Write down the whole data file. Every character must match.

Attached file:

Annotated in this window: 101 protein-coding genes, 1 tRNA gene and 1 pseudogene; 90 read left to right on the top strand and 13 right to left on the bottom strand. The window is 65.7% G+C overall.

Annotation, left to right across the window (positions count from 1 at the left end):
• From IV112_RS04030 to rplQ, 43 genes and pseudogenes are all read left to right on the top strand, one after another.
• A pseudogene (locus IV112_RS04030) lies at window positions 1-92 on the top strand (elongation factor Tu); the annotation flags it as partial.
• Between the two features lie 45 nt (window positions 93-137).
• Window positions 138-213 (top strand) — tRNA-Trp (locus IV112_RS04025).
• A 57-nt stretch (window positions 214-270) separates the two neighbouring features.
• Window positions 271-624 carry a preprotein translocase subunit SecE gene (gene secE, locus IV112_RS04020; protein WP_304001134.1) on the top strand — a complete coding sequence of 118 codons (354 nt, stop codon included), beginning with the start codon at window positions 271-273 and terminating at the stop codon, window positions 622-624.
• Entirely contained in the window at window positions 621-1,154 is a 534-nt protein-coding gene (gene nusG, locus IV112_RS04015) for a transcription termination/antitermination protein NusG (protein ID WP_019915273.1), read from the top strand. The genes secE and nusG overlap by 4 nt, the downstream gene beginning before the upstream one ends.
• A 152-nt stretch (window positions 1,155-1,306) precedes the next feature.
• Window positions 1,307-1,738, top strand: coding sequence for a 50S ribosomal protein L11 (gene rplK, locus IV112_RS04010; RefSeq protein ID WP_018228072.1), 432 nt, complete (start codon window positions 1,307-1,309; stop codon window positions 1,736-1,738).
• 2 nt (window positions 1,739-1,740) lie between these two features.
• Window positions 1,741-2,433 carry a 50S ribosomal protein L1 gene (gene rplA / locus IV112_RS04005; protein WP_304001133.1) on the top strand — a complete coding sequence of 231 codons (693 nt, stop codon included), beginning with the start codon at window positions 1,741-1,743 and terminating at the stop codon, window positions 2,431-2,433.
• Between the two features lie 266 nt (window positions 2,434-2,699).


Annotated in this window: 101 protein-coding genes, 1 tRNA gene and 1 pseudogene; 90 read left to right on the top strand and 13 right to left on the bottom strand. The window is 65.7% G+C overall.

Annotation, left to right across the window (positions count from 1 at the left end):
• From IV112_RS04030 to rplQ, 43 genes and pseudogenes are all read left to right on the top strand, one after another.
• A pseudogene (locus IV112_RS04030) lies at window positions 1-92 on the top strand (elongation factor Tu); the annotation flags it as partial.
• Between the two features lie 45 nt (window positions 93-137).
• Window positions 138-213 (top strand) — tRNA-Trp (locus IV112_RS04025).
• A 57-nt stretch (window positions 214-270) separates the two neighbouring features.
• Window positions 271-624 carry a preprotein translocase subunit SecE gene (gene secE, locus IV112_RS04020; protein WP_304001134.1) on the top strand — a complete coding sequence of 118 codons (354 nt, stop codon included), beginning with the start codon at window positions 271-273 and terminating at the stop codon, window positions 622-624.
• Entirely contained in the window at window positions 621-1,154 is a 534-nt protein-coding gene (gene nusG, locus IV112_RS04015) for a transcription termination/antitermination protein NusG (protein ID WP_019915273.1), read from the top strand. The genes secE and nusG overlap by 4 nt, the downstream gene beginning before the upstream one ends.
• A 152-nt stretch (window positions 1,155-1,306) precedes the next feature.
• Window positions 1,307-1,738, top strand: coding sequence for a 50S ribosomal protein L11 (gene rplK, locus IV112_RS04010; RefSeq protein ID WP_018228072.1), 432 nt, complete (start codon window positions 1,307-1,309; stop codon window positions 1,736-1,738).
• 2 nt (window positions 1,739-1,740) lie between these two features.
• Window positions 1,741-2,433 carry a 50S ribosomal protein L1 gene (gene rplA / locus IV112_RS04005; protein WP_304001133.1) on the top strand — a complete coding sequence of 231 codons (693 nt, stop codon included), beginning with the start codon at window positions 1,741-1,743 and terminating at the stop codon, window positions 2,431-2,433.
• Between the two features lie 266 nt (window positions 2,434-2,699).